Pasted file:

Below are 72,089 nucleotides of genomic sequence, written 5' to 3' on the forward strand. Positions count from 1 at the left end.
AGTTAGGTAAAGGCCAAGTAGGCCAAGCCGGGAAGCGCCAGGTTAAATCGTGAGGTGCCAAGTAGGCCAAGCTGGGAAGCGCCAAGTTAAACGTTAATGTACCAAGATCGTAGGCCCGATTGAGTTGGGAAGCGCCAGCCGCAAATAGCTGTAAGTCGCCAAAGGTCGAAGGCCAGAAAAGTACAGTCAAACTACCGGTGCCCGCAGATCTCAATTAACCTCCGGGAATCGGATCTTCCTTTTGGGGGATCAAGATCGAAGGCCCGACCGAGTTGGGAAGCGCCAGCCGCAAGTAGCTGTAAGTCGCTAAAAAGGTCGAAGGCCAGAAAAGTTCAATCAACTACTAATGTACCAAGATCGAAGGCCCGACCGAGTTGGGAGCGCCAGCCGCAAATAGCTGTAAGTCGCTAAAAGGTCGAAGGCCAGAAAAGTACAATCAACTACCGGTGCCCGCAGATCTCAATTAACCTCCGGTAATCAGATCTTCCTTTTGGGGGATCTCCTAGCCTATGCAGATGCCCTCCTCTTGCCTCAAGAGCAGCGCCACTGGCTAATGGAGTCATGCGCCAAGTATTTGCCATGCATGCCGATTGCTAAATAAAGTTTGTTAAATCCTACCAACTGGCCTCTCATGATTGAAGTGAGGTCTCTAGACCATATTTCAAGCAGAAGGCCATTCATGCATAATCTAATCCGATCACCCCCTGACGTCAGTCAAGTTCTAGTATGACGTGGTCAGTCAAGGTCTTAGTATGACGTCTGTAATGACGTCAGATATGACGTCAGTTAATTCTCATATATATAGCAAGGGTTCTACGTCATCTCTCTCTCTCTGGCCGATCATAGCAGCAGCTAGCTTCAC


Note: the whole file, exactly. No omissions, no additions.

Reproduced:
Below are 72,089 nucleotides of genomic sequence, written 5' to 3' on the forward strand. Positions count from 1 at the left end.
AGTTAGGTAAAGGCCAAGTAGGCCAAGCCGGGAAGCGCCAGGTTAAATCGTGAGGTGCCAAGTAGGCCAAGCTGGGAAGCGCCAAGTTAAACGTTAATGTACCAAGATCGTAGGCCCGATTGAGTTGGGAAGCGCCAGCCGCAAATAGCTGTAAGTCGCCAAAGGTCGAAGGCCAGAAAAGTACAGTCAAACTACCGGTGCCCGCAGATCTCAATTAACCTCCGGGAATCGGATCTTCCTTTTGGGGGATCAAGATCGAAGGCCCGACCGAGTTGGGAAGCGCCAGCCGCAAGTAGCTGTAAGTCGCTAAAAAGGTCGAAGGCCAGAAAAGTTCAATCAACTACTAATGTACCAAGATCGAAGGCCCGACCGAGTTGGGAGCGCCAGCCGCAAATAGCTGTAAGTCGCTAAAAGGTCGAAGGCCAGAAAAGTACAATCAACTACCGGTGCCCGCAGATCTCAATTAACCTCCGGTAATCAGATCTTCCTTTTGGGGGATCTCCTAGCCTATGCAGATGCCCTCCTCTTGCCTCAAGAGCAGCGCCACTGGCTAATGGAGTCATGCGCCAAGTATTTGCCATGCATGCCGATTGCTAAATAAAGTTTGTTAAATCCTACCAACTGGCCTCTCATGATTGAAGTGAGGTCTCTAGACCATATTTCAAGCAGAAGGCCATTCATGCATAATCTAATCCGATCACCCCCTGACGTCAGTCAAGTTCTAGTATGACGTGGTCAGTCAAGGTCTTAGTATGACGTCTGTAATGACGTCAGATATGACGTCAGTTAATTCTCATATATATAGCAAGGGTTCTACGTCATCTCTCTCTCTCTGGCCGATCATAGCAGCAGCTAGCTTCAC